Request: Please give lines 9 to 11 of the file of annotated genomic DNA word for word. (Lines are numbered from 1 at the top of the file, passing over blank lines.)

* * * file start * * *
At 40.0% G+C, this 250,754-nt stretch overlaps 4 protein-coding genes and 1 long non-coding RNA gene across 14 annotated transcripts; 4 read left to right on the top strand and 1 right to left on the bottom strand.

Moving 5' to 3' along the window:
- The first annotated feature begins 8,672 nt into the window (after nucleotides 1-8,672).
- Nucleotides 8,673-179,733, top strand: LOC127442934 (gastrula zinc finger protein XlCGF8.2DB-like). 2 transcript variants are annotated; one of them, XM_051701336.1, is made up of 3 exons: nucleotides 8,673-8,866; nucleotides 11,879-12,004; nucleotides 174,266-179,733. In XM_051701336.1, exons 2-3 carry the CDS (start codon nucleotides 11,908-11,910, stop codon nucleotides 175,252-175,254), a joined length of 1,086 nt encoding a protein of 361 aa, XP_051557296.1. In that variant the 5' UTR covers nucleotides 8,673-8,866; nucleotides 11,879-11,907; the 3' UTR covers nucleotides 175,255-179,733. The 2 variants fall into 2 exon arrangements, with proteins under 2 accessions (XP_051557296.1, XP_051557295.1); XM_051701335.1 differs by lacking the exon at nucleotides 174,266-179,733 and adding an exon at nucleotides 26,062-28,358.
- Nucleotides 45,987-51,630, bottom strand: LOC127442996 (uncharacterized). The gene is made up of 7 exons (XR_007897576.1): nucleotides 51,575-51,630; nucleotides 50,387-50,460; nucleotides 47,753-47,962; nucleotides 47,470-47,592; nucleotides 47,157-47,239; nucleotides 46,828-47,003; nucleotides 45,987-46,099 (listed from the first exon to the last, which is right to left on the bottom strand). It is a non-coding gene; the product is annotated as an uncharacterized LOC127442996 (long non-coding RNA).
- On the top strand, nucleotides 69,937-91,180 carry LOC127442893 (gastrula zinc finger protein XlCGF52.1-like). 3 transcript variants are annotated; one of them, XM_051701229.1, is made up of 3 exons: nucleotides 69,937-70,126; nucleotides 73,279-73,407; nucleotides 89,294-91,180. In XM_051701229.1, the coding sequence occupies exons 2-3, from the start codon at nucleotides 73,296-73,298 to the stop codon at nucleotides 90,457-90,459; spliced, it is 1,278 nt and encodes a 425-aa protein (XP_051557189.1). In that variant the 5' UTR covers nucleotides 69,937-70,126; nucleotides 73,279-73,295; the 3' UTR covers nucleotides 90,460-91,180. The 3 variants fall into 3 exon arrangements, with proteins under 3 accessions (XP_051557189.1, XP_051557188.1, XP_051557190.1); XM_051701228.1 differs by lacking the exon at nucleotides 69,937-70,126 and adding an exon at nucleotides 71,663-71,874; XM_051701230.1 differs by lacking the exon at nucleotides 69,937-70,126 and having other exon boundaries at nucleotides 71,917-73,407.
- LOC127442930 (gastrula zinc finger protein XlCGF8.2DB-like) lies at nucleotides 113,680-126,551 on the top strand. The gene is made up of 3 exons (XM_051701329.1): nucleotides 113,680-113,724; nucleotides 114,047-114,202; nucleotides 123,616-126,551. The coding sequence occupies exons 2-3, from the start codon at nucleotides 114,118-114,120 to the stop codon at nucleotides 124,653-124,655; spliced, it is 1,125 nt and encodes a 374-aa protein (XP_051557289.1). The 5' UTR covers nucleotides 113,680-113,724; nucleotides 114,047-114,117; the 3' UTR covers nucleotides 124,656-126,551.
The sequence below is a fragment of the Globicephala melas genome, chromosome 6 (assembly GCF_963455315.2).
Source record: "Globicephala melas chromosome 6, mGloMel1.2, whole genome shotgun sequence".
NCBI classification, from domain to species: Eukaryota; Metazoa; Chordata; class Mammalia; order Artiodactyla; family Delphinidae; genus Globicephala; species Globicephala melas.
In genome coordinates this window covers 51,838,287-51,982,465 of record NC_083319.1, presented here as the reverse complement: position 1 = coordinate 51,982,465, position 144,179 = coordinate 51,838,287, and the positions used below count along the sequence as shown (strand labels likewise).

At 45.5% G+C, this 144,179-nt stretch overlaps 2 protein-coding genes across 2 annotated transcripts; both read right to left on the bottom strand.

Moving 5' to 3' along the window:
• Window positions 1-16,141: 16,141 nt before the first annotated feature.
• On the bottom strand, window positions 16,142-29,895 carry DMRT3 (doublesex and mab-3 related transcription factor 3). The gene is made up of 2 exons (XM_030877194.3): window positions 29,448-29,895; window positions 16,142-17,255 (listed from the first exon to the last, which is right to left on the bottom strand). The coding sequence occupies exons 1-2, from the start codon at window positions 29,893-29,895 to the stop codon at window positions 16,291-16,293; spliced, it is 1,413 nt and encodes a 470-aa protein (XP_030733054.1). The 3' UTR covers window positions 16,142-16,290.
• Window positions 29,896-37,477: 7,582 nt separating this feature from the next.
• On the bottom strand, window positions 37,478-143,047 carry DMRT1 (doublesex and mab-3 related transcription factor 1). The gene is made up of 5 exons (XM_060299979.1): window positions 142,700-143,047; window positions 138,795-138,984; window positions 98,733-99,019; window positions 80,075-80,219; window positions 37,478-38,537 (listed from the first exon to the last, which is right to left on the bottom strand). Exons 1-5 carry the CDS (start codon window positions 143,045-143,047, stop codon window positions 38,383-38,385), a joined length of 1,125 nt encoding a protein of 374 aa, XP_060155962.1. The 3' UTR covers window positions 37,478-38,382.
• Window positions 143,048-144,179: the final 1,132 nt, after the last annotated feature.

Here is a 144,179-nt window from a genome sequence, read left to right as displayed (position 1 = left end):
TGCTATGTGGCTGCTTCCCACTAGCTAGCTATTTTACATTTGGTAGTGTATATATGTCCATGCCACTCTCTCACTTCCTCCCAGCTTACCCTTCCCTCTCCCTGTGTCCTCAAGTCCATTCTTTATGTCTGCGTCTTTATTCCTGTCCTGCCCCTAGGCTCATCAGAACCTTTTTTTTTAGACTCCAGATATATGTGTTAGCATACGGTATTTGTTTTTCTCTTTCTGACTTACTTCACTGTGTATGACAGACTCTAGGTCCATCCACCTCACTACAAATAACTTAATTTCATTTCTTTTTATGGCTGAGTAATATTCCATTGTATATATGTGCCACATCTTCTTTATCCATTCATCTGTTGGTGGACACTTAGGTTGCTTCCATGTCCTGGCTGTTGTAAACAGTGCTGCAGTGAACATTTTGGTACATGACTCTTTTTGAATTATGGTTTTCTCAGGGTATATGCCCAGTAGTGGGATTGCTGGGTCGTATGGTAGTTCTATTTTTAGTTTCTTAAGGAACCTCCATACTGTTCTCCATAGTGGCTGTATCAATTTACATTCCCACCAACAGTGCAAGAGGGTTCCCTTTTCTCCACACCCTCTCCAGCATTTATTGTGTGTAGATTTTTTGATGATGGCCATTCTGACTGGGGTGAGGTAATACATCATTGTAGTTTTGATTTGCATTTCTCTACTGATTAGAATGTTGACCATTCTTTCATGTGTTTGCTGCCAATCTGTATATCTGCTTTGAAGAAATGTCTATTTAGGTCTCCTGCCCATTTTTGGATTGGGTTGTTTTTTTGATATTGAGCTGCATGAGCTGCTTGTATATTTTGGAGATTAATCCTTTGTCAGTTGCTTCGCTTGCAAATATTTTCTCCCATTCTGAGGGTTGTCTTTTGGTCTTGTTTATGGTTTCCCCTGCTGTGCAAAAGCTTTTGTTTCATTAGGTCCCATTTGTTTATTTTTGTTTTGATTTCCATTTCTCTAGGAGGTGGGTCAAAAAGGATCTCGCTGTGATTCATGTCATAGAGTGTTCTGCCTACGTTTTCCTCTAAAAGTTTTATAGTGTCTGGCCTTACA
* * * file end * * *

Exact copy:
Source record: "Globicephala melas chromosome 6, mGloMel1.2, whole genome shotgun sequence".
NCBI classification, from domain to species: Eukaryota; Metazoa; Chordata; class Mammalia; order Artiodactyla; family Delphinidae; genus Globicephala; species Globicephala melas.
In genome coordinates this window covers 51,838,287-51,982,465 of record NC_083319.1, presented here as the reverse complement: position 1 = coordinate 51,982,465, position 144,179 = coordinate 51,838,287, and the positions used below count along the sequence as shown (strand labels likewise).